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I am looking for an efficient way to represent and retrieve the geographical relationship eg. districts->states->USA. This should accommodate any level of hierarchy eg. district->region->states->big region(East/west/south/north) -> USA.

My requirements are

  1. I mostly operate at the lowest level - so getting all of them fast should be the first priority. Constant time is preferred.
  2. Then, I want to perform aggregates eg.combine districts data at state level (so obtain all the children for a node) easily - this is the second criteria.
  3. Order at a level does not matter -eg. For NC, I don't mind if I first get Raleigh or Fayetville.

As you have almost have guessed - A Tree datastructure lends itself to the problem logically. But I could not find a way to get all the leaves efficiently. I can check if a node is leaf in O(log n) time but I have check each of the nodes for that.

I have looked B, B+ trees but what I didn't understand is they maintain their order using some ordering like ascending or descending.

My gut feeling is there should efficient solutions for this because - windows or any file system does this. Files->Folders->Big Folders->C -> My Computer. Also this kind of computations must be done in data mining lets say for clustering (I remember reading something of this sorts)

Any leads in this direction would be appreciated.


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Can you be more specific in describing exactly what you want to do with the structure? Your #1 isn't completely clear; as Welbog says, you can't retrieve n items in constant time. And your "check of a node is leaf in O(log n)" seems to imply you're doing something other than straight aggregation from leaf to root. –  John Pirie Jun 2 '09 at 14:47
You can retrieve n items in constant time if the n items are already stored in a cached collection - which might well make sense for the common case of all children of a node, e.g. see my answer below. –  mikera Jun 15 '10 at 16:28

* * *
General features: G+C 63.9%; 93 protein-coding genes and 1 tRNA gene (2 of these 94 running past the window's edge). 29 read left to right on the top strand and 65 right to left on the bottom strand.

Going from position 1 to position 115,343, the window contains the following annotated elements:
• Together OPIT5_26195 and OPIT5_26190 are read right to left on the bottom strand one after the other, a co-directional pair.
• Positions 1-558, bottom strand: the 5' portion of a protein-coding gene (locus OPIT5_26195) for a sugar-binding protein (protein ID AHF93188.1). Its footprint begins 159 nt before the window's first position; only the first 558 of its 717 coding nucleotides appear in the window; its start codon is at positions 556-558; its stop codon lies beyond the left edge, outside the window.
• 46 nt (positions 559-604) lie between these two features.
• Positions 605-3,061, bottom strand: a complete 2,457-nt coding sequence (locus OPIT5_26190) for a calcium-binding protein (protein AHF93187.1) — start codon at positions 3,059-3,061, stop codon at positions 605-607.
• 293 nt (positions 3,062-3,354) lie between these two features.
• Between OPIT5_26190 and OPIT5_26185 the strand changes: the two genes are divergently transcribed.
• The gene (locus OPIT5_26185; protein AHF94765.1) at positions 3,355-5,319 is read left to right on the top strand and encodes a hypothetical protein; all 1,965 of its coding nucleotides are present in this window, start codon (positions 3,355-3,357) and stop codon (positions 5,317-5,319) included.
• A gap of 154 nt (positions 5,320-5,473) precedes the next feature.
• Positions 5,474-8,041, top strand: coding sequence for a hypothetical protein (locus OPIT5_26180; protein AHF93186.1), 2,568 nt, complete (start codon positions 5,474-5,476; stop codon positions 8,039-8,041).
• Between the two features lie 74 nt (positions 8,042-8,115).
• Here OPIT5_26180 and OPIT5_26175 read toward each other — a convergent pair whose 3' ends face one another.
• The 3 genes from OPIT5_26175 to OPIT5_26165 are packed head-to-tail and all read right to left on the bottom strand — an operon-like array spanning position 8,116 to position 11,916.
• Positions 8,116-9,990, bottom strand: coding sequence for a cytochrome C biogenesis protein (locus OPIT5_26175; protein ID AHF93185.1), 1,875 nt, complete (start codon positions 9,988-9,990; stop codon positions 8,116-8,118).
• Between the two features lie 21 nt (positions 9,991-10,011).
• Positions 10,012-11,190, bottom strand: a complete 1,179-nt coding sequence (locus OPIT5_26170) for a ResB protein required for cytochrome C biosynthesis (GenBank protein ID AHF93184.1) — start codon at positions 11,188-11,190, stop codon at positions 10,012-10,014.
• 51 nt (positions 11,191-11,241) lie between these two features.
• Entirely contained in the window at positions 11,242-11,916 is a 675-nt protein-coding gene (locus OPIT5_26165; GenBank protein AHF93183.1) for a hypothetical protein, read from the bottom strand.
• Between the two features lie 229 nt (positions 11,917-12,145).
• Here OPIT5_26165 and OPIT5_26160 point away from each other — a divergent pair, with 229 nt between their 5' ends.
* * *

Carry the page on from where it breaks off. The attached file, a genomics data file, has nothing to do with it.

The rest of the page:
2 Answers 2

You're talking about retrieving n unique items matching a given criterion (in this case everything at a particular level in the hierarchy under a given node). You can't get n unique items from a data structure in constant time unless you've precomputed all possible criteria. At the very least you'll have to iterate through those n items.

There are many data structures and combinations of data structures that you can use to make different types of uses more efficient. You're right that B and B+ trees work well in this situation, which is why I'm going to suggest you use a relational database for this application, because they are the best and most robust B-tree implementations you'll be able to find. Matching leaf nodes and computing aggregates are pretty much what they're for. Unless you have some particular reason not use a RDBMS subsystem, this is probably your best bet.

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I am retrieving these values from a RDBMS, what I am looking for is a structure in code to perform compuatations efficiently. –  satyajit Jun 2 '09 at 16:43
The structure to perform those computations efficiently is called "SQL". That's what it's for. Is there something specific you can't manage using SQL that you need? –  Welbog Jun 2 '09 at 17:38
SQL is very useful and general purpose but it isn't even remotely efficient compared to a decent in-memory data structure. Consider rendering a dynamically determined subset of this dataset at 50 FPS for example. –  mikera Jun 15 '10 at 16:24

Create a tree of nodes where each node contains:

  • A pointer to the parent node (or null for the root node)
  • A collection (e.g. HashMap or ArrayList in Java) of child nodes
  • Any data payload associated with the node (e.g. geographic coordinates so you can do distance searching)

If you like you can augment this with a a HashMap based index of String -> Node for O(1) access to nodes. But for this problem I wouldn't worry about the tree search cost, since you are not likely to have more than 5-10 levels max.

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